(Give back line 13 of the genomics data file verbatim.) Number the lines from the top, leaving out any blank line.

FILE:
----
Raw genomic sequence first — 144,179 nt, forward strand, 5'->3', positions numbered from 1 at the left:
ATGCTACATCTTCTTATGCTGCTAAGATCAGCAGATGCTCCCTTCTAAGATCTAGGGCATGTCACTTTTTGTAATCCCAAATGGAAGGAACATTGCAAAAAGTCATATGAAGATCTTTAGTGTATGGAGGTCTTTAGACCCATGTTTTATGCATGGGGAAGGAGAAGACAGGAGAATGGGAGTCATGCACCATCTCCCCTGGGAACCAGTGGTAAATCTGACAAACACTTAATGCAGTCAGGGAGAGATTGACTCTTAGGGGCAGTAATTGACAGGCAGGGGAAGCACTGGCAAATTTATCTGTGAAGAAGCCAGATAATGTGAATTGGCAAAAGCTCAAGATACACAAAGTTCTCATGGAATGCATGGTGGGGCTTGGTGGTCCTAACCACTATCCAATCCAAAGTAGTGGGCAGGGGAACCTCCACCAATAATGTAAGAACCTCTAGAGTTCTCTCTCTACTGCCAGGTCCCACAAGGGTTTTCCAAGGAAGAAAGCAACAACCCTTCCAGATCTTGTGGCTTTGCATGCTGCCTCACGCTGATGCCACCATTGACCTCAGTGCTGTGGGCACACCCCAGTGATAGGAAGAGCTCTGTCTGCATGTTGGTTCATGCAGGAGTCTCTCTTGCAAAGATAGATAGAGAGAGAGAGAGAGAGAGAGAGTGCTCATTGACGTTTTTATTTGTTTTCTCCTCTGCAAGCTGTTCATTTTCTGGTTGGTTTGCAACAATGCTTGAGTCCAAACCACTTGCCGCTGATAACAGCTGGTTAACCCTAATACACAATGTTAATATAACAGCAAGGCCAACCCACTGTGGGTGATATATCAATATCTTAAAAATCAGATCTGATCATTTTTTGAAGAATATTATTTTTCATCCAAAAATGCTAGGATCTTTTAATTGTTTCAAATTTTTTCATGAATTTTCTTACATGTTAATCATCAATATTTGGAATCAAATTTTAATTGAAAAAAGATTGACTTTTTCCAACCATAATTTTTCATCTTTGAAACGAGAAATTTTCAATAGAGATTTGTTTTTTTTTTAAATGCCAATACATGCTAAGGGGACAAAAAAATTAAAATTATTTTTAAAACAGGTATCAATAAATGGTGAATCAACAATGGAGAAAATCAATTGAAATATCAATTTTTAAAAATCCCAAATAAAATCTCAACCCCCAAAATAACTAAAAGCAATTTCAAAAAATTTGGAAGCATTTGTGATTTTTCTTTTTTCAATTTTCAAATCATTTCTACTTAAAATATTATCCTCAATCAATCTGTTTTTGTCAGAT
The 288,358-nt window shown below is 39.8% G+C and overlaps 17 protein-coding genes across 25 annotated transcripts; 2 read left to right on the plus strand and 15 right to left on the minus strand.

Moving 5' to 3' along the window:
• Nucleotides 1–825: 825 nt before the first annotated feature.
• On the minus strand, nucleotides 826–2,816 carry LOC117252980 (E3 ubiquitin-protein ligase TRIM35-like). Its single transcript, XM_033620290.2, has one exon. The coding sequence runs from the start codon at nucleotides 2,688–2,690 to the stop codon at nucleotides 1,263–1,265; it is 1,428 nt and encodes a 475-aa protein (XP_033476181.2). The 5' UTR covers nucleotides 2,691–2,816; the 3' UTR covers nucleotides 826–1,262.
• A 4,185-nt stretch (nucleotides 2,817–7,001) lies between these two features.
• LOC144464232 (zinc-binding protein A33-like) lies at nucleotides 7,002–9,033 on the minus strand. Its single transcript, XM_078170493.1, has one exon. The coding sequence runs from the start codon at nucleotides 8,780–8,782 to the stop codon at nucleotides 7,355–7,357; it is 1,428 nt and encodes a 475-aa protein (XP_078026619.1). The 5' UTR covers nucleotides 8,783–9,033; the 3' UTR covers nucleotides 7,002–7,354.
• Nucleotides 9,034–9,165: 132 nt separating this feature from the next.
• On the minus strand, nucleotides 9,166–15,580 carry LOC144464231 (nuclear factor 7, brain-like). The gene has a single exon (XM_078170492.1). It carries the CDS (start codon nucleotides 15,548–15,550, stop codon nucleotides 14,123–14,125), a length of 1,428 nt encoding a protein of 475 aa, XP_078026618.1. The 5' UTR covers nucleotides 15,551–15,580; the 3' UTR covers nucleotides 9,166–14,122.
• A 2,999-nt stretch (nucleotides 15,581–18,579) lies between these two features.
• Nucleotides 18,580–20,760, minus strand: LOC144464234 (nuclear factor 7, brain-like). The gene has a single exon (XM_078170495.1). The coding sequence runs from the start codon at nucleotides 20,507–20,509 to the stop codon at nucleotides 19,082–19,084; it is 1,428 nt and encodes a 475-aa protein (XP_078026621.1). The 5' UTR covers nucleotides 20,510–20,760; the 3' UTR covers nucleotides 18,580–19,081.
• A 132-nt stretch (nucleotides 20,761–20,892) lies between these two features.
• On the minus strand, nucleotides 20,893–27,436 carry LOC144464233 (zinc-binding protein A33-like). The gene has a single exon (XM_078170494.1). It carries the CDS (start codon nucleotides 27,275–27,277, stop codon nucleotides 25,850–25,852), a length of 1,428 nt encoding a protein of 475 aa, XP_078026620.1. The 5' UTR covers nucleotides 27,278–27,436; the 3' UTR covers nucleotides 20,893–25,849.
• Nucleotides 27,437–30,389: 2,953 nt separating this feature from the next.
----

• A 132-nt stretch (nucleotides 20,761–20,892) lies between these two features.